CAS  Google Scholar 

  15. 15.

    Zhou, Z. et al. Engineering the future of silk materials through advanced manufacturing. Adv. Mater. 30, 1706983–1707008 (2018).

    Google Scholar 

  16. 16.

    Kundu, B., Rajkhowa, R., Kundu, S. C. & Wang, X. Silk fibroin biomaterials for tissue regenerations. Adv. Drug Deliv. Rev. 65, 457–470 (2013).

    CAS  Google Scholar 

  17. 17.

    Abbott, R. D., Kimmerling, E. P., Cairns, D. M. & Kaplan, D. L. Silk as a biomaterial to support long-term three-dimensional tissue cultures. ACS Appl. Mater. Interfaces 8, 21861–21868 (2016).

    CAS  Google Scholar 

  18. 18.

    Bhattacharjee, P. et al. Silk scaffolds in bone tissue engineering: an overview. Acta Biomater. 63, 1–17 (2017).

    CAS  Google Scholar 

  19. 19.

    Crivelli, B. et al. Silk nanoparticles: from inert supports to bioactive natural carriers for drug delivery. Soft Matter 14, 546–557 (2018).

    CAS  Google Scholar 

  20. 20.

    Holland, C., Numata, K., Rnjak-Kovacina, J. & Seib, F. P. The biomedical use of silk: past, present, future. Adv. Healthc. Mater. 8, 1800465–1800490 (2019).

    Google Scholar 

  21. 21.

    Koh, L.-D. et al. Structures, mechanical properties and applications of silk fibroin materials. Prog. Polym. Sci. 46, 86–110 (2015).

    CAS  Google Scholar 

  22. 22.

    Pauling, L. & Corey, R. B. The pleated sheet, a new layer configuration of polypeptide chains. Proc. Natl Acad. Sci. USA 37, 251–256 (1951).

    CAS  Google Scholar 

  23. 23.

    Marsh, R. E., Corey, R. B. & Pauling, L. An investigation of the structure of silk fibroin. Biochim. Biophys. Acta 16, 1–34 (1955).

    CAS  Google Scholar 

  24. 24.

    Keten, S., Xu, Z., Ihle, B. & Buehler, M. J. Nanoconfinement controls stiffness, strength and mechanical toughness of beta-sheet crystals in silk. Nat. Mater. 9, 359–367 (2010).

    CAS  Google Scholar 

  25. 25.

    Liang, C. X. & Hirabayashi, K. Influence of solvation temperature on the molecular-features and physical-properties of fibroin membrane. Polymer 33, 4388–4393 (1992).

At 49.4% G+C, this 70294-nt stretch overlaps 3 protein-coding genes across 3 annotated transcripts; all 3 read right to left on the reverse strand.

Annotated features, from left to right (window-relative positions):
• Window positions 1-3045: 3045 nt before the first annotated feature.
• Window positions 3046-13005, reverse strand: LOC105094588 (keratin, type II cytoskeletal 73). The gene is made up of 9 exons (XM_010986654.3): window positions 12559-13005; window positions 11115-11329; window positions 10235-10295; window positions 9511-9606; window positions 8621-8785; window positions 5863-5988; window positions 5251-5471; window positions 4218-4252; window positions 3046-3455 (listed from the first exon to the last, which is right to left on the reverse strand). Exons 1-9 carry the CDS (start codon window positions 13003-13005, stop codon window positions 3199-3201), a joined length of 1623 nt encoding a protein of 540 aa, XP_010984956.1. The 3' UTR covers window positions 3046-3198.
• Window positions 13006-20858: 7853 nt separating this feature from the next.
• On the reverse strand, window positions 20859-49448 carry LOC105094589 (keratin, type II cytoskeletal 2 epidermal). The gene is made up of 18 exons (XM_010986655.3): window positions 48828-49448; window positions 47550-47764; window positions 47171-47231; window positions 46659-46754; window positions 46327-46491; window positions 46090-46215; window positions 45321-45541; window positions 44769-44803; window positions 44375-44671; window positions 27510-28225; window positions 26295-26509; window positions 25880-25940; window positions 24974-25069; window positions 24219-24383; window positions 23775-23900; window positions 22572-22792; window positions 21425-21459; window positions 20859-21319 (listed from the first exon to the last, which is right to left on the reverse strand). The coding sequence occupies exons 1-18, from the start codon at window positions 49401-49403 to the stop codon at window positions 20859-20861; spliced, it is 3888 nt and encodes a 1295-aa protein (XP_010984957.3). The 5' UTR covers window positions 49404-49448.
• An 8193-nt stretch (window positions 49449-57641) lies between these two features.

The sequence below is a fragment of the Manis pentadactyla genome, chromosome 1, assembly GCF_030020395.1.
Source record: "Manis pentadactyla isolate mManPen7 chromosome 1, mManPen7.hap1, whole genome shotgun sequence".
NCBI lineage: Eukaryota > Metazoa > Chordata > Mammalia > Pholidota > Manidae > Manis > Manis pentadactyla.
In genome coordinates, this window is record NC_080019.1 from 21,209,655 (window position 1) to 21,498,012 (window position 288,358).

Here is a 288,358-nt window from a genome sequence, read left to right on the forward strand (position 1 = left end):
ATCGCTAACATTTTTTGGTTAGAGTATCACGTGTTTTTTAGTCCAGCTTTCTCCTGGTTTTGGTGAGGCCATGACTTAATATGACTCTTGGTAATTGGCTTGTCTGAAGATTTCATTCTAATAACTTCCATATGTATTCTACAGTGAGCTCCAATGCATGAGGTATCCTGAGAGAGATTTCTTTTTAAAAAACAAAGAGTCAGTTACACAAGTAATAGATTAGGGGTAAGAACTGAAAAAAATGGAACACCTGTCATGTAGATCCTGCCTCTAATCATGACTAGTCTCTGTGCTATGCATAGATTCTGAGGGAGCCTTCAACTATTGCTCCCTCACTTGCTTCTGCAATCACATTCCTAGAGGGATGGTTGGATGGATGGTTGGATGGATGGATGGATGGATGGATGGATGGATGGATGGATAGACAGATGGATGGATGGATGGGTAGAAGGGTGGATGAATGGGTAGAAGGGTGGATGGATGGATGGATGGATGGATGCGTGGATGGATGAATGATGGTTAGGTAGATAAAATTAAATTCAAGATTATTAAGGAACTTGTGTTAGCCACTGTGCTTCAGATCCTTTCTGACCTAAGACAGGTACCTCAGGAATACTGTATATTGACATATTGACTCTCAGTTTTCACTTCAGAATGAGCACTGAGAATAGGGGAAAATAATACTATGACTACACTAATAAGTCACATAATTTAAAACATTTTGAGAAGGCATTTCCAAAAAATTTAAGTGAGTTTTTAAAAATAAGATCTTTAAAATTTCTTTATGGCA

CAS  Google Scholar 

  26. 26.

    Trabbic, K. A. & Yager, P. Comparative structural characterization of naturally- and synthetically-spun fibers of Bombyx mori fibroin. Macromolecules 31, 462–471 (1998).

    CAS  Google Scholar 

  27. 27.

    Ha, S. W., Tonelli, A. E. & Hudson, S. M. Structural studies of Bombyx mori silk fibroin during regeneration from solutions and wet fiber spinning. Biomacromolecules 6, 1722–1731 (2005).

    CAS  Google Scholar 

  28. 28.

    Cheng, G., Wang, X., Tao, S., Xia, J. & Xu, S. Differences in regenerated silk fibroin prepared with different solvent systems: from structures to conformational changes. J. Appl. Polym. Sci. 132, 41959–41966 (2015).

    Google Scholar 

  29. 29.

    Marelli, B. et al. Programming function into mechanical forms by directed assembly of silk bulk materials. Proc. Natl Acad. Sci. USA 114, 451–456 (2017).

    CAS  Google Scholar 

  30. 30.

    Yamaguchi, K. et al. Primary structure of the silk fibroin light chain determined by cDNA sequencing and peptide analysis. J. Mol. Biol. 210, 127–139 (1989).

    CAS  Google Scholar 

  31. 31.

    Zhou, C. Z. et al. Silk fibroin: structural implications of a remarkable amino acid sequence. Proteins 44, 119–122 (2001).

    CAS  Google Scholar 

  32. 32.

    Suzuki, Y., Yamazaki, T., Aoki, A., Shindo, H. & Asakura, T. NMR study of the structures of repeated sequences, GAGXGA (X = S, Y, V), in Bombyx mori liquid silk. Biomacromolecules 15, 104–112 (2014).

    CAS  Google Scholar 

  33. 33.

    Hu, X., Kaplan, D. & Cebe, P. Effect of water on the thermal properties of silk fibroin. Thermochim. Acta 461, 137–144 (2007).

    CAS  Google Scholar 

  34. 34.

    Agarwal, N., Hoagland, D. A. & Farris, R. J. Effect of moisture absorption on the thermal properties of Bombyx mori silk fibroin films. J. Appl. Polym. Sci. 63, 401–410 (1997).

    CAS  Google Scholar 

  35. 35.

    Yazawa, K., Ishida, K., Masunaga, H., Hikima, T. & Numata, K. Influence of water content on the beta-sheet formation, thermal stability, water removal, and mechanical properties of silk materials. Biomacromolecules 17, 1057–1066 (2016).

    CAS  Google Scholar 

  36. 36.

    Brenckle, M. A. et al. Protein-protein nanoimprinting of silk fibroin films. Adv. Mater. 25, 2409–2414 (2013).

    CAS  Google Scholar